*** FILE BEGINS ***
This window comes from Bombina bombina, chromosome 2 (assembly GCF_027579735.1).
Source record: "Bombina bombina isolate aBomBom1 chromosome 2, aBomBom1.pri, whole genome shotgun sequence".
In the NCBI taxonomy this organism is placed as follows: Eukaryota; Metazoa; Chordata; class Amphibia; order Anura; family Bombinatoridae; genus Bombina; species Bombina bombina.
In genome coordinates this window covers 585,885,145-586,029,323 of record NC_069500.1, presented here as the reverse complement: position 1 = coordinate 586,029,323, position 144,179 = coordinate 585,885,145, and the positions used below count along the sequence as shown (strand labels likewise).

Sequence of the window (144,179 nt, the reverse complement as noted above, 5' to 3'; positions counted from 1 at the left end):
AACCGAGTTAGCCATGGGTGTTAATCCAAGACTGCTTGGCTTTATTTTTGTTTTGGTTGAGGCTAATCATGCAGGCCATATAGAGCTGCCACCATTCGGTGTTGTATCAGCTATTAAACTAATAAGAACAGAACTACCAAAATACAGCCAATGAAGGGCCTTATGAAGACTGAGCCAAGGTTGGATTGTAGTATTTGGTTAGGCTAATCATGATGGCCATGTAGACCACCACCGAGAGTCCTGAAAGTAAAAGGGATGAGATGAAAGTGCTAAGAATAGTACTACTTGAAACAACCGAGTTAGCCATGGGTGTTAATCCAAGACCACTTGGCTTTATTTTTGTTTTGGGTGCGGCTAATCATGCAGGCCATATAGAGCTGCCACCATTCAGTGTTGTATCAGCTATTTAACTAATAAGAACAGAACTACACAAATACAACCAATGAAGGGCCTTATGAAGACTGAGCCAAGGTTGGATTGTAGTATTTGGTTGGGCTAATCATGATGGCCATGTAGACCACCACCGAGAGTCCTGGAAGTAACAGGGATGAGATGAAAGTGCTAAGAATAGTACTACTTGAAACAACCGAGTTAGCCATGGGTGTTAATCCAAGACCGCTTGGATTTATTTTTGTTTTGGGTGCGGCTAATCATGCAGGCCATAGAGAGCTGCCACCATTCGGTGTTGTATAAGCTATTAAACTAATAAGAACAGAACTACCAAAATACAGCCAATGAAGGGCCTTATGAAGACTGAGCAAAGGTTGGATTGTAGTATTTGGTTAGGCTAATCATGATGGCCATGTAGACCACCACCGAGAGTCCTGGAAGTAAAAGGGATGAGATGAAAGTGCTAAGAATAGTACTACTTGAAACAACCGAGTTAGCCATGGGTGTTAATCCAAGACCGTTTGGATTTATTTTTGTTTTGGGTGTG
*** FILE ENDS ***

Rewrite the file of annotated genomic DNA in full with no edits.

This window comes from Bombina bombina, chromosome 2 (assembly GCF_027579735.1).
Source record: "Bombina bombina isolate aBomBom1 chromosome 2, aBomBom1.pri, whole genome shotgun sequence".
In the NCBI taxonomy this organism is placed as follows: Eukaryota; Metazoa; Chordata; class Amphibia; order Anura; family Bombinatoridae; genus Bombina; species Bombina bombina.
In genome coordinates this window covers 585,885,145-586,029,323 of record NC_069500.1, presented here as the reverse complement: position 1 = coordinate 586,029,323, position 144,179 = coordinate 585,885,145, and the positions used below count along the sequence as shown (strand labels likewise).

Sequence of the window (144,179 nt, the reverse complement as noted above, 5' to 3'; positions counted from 1 at the left end):
AACCGAGTTAGCCATGGGTGTTAATCCAAGACTGCTTGGCTTTATTTTTGTTTTGGTTGAGGCTAATCATGCAGGCCATATAGAGCTGCCACCATTCGGTGTTGTATCAGCTATTAAACTAATAAGAACAGAACTACCAAAATACAGCCAATGAAGGGCCTTATGAAGACTGAGCCAAGGTTGGATTGTAGTATTTGGTTAGGCTAATCATGATGGCCATGTAGACCACCACCGAGAGTCCTGAAAGTAAAAGGGATGAGATGAAAGTGCTAAGAATAGTACTACTTGAAACAACCGAGTTAGCCATGGGTGTTAATCCAAGACCACTTGGCTTTATTTTTGTTTTGGGTGCGGCTAATCATGCAGGCCATATAGAGCTGCCACCATTCAGTGTTGTATCAGCTATTTAACTAATAAGAACAGAACTACACAAATACAACCAATGAAGGGCCTTATGAAGACTGAGCCAAGGTTGGATTGTAGTATTTGGTTGGGCTAATCATGATGGCCATGTAGACCACCACCGAGAGTCCTGGAAGTAACAGGGATGAGATGAAAGTGCTAAGAATAGTACTACTTGAAACAACCGAGTTAGCCATGGGTGTTAATCCAAGACCGCTTGGATTTATTTTTGTTTTGGGTGCGGCTAATCATGCAGGCCATAGAGAGCTGCCACCATTCGGTGTTGTATAAGCTATTAAACTAATAAGAACAGAACTACCAAAATACAGCCAATGAAGGGCCTTATGAAGACTGAGCAAAGGTTGGATTGTAGTATTTGGTTAGGCTAATCATGATGGCCATGTAGACCACCACCGAGAGTCCTGGAAGTAAAAGGGATGAGATGAAAGTGCTAAGAATAGTACTACTTGAAACAACCGAGTTAGCCATGGGTGTTAATCCAAGACCGTTTGGATTTATTTTTGTTTTGGGTGTG